I also have the head cold that's been raging through the house. The symptoms are not being able to concentrate at work well enough to do anything but watch Alan Partridge videos online. The Cynicor empire is about to nail one of its biggest acquisitions yet. I'm in discussions with the guy who runs the Lee & Herring Fist of Fun site to help host some of their audio/visual archives of past shows. Now that BBC America and PBS have made many Britcoms popular here in the States, L&H is a good name to throw off and test us Yanks' Brit knowledge. No one here has heard of them, even though their show TMWRNJ was pretty amusing, if somewhat cress-oriented at times. 'Course, it's all hoary cress once I've finished with it. (They're 20% funnier because I'm the only American who has ever heard of them.)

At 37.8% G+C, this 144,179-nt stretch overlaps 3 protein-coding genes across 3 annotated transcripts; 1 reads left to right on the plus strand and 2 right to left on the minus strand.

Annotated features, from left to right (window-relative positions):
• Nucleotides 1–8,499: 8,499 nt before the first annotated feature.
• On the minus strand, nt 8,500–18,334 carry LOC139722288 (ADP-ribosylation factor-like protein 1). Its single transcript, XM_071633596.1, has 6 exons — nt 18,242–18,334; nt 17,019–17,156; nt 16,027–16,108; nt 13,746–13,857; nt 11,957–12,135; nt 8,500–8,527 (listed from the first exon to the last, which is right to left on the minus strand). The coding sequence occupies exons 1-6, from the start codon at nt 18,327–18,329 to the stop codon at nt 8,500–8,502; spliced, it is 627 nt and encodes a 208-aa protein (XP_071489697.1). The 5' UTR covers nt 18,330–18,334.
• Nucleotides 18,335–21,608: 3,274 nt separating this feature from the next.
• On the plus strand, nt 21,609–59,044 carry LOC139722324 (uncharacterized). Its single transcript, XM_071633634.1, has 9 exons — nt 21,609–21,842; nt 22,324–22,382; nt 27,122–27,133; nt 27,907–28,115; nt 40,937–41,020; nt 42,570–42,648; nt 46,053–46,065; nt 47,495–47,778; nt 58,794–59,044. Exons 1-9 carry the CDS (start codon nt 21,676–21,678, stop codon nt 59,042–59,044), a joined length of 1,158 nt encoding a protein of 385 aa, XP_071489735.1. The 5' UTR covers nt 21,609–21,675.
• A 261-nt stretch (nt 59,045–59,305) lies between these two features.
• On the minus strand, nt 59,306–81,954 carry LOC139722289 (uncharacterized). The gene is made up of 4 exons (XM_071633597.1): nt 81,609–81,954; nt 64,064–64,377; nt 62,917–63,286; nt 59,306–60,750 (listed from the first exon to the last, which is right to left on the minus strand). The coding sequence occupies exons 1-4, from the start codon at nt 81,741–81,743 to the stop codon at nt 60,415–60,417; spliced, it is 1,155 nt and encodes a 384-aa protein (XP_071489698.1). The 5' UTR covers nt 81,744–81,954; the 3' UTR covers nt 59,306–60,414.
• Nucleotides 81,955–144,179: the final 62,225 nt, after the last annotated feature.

Screw it, I'm just never going to get that presentation code working. Maybe I'll hide in the hot tub for an hour, breathing through a Krazy Straw until my session is over.

Monday, October 6, 2003

Woodland friends

Good morning! Edina's nailed it again. Three for three. Thanks, Scheissehund!

I cruised up to Trader Joe's yesterday and bought a nice big bag of snacks. Dried cherries, dried tangerines, mint chocolate UFOs, dried ginger, you name it (as long as "it" is three types of dried fruit and some chocolate). I left it in a shopping bag so that I could take it to work this morning. When I woke up, I found an empty bag of dried tangerines, an empty bag of UFOs, and an empty bag of dried ginger. My woodland friends had somehow gotten into the house and eaten over a pound of food overnight. I've decided that we either have 400 mice or eight raccoons. Either way, I'm not pleased.